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‟Wer reitet so spät durch Nacht und Wind”: Mathias Hausmann en récital

by Susanne Krekel

Munich, le 14 juin 2022 - At the wonderful Gärtnerplatztheater, members of its ensemble come regularly into their own with Lied recitals in the public foyer. Tonight, baritone Mathias Hausmann treated us to a choice of very different but immensely dramatic pieces by Schubert, Liszt, Wolf and Mahler. Following a chronological order, the recital was not only exciting and entertaining to hear, it also showed the developments in Lied composition through the 19th century and highlighted the differences between contemporary composers such as Wolf and Mahler.

Hausmann, whom had already impressed us with his powerful warm voice, his versatile singing, and his energetic stage presence, effortlessly rose to the occasion.

His subtle intonation gave meaning and substance to every word and Ekaterina Tarnopolskaja piano accompaniment was just as subtle and clear. He was the fearful maiden and he was soothing death in Schubert’s ‟Der Tod und das Mädchen”; he was the narrator, the father, the child and the elven-king in ‟Erlkönig”, while Ekaterina Tarnopolskaja hammered out the galloping rhythm, and the old story, retold time and again, gripped us once more, and we thought of Goethe’s rejection of Schubert’s composition and what a pity it is that he never got to know how popular his ballad is today thanks to Schubert.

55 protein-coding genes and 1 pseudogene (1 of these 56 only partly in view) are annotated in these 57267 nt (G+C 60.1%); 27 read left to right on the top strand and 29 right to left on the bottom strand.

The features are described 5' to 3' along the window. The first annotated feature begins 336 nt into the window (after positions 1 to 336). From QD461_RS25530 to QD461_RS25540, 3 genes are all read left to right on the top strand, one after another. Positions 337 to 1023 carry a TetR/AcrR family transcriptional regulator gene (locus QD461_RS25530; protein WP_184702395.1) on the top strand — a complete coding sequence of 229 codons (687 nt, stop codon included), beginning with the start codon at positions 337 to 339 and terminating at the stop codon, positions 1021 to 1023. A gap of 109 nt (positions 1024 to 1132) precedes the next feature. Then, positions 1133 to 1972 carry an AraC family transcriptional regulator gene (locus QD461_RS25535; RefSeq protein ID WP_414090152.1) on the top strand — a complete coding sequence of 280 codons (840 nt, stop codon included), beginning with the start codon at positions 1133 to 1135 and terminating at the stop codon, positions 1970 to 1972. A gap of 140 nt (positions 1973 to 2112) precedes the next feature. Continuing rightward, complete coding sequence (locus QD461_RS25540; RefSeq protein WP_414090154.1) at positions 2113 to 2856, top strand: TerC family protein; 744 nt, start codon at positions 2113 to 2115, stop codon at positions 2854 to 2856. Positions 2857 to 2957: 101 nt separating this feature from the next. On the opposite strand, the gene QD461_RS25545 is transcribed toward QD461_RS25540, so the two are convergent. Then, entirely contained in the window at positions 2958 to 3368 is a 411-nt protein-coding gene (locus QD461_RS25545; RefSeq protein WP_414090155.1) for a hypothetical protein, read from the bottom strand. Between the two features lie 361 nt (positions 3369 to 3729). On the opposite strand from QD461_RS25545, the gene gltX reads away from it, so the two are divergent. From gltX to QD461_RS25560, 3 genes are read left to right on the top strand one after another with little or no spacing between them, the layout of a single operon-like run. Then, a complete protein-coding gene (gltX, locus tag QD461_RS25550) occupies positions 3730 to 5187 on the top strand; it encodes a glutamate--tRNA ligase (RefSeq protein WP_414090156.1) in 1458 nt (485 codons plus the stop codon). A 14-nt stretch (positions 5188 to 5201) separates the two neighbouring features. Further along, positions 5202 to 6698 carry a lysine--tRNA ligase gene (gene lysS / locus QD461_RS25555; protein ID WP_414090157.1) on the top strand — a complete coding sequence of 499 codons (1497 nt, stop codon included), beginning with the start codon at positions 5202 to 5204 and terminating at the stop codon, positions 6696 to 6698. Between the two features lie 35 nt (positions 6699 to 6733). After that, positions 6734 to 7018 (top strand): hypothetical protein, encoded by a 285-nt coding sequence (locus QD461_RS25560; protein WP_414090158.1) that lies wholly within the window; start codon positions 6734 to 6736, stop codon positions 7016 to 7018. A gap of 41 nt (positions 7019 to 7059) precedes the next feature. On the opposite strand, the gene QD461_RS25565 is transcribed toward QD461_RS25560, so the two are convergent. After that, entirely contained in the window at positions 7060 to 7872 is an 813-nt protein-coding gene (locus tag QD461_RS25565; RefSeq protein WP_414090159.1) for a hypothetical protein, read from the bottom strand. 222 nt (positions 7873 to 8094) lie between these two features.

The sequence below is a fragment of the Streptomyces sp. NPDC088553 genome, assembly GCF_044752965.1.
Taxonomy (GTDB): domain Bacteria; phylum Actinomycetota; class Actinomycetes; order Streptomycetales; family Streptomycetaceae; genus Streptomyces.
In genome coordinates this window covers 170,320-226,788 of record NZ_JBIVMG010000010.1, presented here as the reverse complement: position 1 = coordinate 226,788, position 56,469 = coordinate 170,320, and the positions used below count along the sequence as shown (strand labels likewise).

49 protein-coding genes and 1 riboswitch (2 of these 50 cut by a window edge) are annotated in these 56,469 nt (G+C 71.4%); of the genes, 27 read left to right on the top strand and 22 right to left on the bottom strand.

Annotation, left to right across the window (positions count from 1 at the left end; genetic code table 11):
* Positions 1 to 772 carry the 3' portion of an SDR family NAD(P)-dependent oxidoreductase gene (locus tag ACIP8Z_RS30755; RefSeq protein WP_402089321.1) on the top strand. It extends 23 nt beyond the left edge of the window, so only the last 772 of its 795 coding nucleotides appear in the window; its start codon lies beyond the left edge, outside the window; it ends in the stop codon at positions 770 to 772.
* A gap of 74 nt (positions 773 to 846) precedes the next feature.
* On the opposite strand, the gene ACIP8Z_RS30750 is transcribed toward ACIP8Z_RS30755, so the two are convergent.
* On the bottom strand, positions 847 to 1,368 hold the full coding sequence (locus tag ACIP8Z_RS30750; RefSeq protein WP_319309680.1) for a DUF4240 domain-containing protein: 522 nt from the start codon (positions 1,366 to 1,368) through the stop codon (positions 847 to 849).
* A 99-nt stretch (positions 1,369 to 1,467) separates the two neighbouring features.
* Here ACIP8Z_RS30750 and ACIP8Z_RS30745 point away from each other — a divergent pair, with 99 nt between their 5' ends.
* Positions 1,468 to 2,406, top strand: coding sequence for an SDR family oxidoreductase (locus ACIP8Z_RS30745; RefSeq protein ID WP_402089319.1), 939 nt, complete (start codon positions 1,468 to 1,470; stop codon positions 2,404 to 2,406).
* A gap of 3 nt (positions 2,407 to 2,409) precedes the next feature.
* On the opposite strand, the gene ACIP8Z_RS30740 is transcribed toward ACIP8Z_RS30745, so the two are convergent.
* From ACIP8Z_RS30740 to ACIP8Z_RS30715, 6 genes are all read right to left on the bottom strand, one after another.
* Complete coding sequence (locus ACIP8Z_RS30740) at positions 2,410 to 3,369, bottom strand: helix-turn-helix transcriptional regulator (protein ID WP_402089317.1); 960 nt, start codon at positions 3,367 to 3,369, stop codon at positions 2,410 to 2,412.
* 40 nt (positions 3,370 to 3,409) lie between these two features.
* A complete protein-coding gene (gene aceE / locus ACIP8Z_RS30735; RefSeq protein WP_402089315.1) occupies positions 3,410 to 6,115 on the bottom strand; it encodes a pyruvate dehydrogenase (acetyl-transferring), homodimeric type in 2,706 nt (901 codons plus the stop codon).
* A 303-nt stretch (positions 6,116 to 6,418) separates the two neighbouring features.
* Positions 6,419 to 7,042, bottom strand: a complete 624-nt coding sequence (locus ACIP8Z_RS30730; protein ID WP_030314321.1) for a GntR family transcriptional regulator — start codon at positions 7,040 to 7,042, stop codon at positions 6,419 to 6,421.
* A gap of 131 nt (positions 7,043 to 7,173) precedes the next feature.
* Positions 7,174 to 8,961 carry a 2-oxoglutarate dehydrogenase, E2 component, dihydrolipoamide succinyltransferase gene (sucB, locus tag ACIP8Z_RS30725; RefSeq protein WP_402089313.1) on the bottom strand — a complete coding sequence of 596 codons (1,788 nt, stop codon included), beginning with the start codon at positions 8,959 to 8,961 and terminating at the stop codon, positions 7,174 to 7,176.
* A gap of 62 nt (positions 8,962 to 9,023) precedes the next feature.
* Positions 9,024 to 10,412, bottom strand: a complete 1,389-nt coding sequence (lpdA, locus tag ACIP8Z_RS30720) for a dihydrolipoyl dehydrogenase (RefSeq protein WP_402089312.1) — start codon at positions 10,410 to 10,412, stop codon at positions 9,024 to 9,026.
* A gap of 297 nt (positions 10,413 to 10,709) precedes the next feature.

The pianist calmly and competently then enchanted us with two ballads by Brahms, opening the way to Liszt’s melodrama ‟Der traurige Mönch” with its wonderful piano part. It is rare to hear a piece of this genre, where the singer uses his speaking voice and we enjoyed it all the more. From Sweden, where this story is set, we were then taken to France and Spain, and through the story of Gastibelza on a text by Victor Hugo. Immensely dramatic is the story of the man who is driven crazy by the mountain winds and the loss of his beloved, with its fiery Bolero rhythm and again both musicians left us breathless.

Another galloping horse, and the darting flames in the piano part of Wolf’s ‟Feuerreiter”, and from the passion of Gastibelza to the compassion of the last verse of Mörike’s poem, soothing and consoling as death in the Schubert lied. Another text by Mörike enjoined us to remember that there may be a flower growing already that will bloom on our grave, and again the singer got the melancholy thoughtfulness of the text just right. With Wolf’s ‟Rattenfänger”, again on a text by Goethe, we came to a lighter, more humorous mood, and the recital was concluded with three lieder by Mahler, based on popular melodies and texts, light and lovely as can be, and the perfect conclusion to a most lovely evening.

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